Wesfarmers to accelerate Coles efficiency strategy


In-house load planning trials and route optimisation aimed at reducing supply chain costs

August 15, 2013

Driving down supply chain and distribution centre (DC) costs remains at the forefront of efficiency efforts at Coles, a presentation from owner Wesfarmers shows.

The annual results presentation, for a year that saw group net profits up 6 per cent to $2.26 billion, states that in-house load planning trials and route optimisation initiatives are underway at Coles premises.

Efficiency efforts appear to be paying off, with cartons per load rising from about 20 per cent since 2010 and cost per carton falling about 15 per cent since 2010.

Earnings
for Coles, which is the target of an
ongoing
Transport Workers Union (TWU) campaign aimed at its transport policies,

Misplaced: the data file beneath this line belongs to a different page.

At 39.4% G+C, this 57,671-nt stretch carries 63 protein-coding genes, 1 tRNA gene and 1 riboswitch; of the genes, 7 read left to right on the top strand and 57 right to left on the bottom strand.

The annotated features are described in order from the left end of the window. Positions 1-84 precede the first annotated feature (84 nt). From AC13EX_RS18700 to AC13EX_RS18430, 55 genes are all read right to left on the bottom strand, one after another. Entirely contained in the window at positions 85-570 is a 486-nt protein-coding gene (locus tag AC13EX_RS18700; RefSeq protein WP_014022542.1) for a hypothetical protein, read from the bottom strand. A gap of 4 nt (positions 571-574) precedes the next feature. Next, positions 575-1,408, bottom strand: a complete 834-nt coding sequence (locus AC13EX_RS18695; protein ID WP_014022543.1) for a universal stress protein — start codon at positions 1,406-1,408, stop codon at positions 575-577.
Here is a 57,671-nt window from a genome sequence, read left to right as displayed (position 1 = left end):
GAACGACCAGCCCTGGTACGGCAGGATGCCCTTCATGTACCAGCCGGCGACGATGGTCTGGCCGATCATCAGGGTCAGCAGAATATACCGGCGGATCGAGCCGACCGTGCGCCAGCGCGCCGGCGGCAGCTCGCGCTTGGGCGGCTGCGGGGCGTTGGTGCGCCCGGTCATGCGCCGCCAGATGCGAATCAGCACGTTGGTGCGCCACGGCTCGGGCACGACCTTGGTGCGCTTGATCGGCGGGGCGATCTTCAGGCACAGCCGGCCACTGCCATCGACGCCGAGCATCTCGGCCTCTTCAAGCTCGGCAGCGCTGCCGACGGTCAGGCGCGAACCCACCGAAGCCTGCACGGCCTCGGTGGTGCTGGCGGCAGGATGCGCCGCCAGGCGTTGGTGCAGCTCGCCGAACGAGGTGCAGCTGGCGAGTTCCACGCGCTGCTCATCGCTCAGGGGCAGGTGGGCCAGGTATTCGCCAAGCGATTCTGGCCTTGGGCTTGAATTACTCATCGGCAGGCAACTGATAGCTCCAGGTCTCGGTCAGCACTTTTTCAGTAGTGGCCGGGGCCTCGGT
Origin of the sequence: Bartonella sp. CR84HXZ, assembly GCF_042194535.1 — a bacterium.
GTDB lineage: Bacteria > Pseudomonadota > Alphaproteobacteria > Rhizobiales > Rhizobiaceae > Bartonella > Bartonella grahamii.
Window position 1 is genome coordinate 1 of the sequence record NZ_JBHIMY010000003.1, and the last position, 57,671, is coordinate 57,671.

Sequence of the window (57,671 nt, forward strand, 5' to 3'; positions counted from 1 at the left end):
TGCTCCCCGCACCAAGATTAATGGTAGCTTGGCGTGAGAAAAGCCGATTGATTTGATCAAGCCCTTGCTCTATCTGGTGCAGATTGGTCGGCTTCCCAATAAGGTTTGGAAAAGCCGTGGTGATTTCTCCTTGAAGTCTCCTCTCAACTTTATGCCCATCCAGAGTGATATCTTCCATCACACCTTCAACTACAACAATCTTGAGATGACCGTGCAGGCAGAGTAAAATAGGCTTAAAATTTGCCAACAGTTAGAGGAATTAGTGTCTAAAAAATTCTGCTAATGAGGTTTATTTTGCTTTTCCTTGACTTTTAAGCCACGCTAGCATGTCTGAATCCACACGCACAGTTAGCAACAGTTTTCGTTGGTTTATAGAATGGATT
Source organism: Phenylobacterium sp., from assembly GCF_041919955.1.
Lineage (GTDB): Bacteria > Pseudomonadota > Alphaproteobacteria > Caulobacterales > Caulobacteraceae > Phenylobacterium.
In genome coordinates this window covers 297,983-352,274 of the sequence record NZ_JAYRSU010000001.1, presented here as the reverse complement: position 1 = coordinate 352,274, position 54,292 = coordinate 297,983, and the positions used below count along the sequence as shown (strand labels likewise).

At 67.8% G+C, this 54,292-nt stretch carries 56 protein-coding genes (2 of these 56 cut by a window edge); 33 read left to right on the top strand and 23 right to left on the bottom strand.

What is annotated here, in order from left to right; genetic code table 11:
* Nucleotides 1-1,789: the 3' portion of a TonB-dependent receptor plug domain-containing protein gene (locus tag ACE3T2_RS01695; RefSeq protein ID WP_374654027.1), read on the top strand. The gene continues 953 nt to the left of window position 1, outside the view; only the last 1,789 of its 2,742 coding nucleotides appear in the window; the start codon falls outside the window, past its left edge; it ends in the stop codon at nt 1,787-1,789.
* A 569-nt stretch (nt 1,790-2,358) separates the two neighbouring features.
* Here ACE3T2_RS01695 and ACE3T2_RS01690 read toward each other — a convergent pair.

grew 13.1 per cent to $1.53 billion.

"The transformation of Coles’ supply chain continued during the year and included further progress on automated inventory replenishment, in-house load planning and better optimisation of fast as slow moving product flows," Wesfarmers says.

This is set to take a step up.

"The success of the turnaround strategy over the last five years has provided a solid platform as Coles transitions to its second wave of transformation to take advantage of opportunities in store renewal, supply chain transformation and continued improvements in operating efficiencies," it adds.

Despite that, the group, one of the country’s biggest users of road transport, saw its "freight and other related expenses" column burst through the billion dollar mark, settling at $1.021 billion from $946 million.

Commercial motor insurance makes up 24 per cent of Lumley Insurance, part of the group’s Insurance division.

There was no breakdown of Lumley’s performance, though the group does include motor-related lines as displaying "further increases in premium rates and strong growth in volumes".

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